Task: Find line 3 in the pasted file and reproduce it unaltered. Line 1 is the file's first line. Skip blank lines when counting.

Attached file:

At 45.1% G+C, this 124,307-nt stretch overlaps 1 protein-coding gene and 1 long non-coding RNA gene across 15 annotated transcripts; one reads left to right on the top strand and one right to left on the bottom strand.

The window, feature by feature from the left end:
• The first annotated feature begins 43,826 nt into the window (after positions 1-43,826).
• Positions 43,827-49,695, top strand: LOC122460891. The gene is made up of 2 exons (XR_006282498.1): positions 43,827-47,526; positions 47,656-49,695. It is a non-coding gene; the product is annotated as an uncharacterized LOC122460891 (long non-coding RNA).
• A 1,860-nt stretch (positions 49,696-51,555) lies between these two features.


• The first annotated feature begins 43,826 nt into the window (after positions 1-43,826).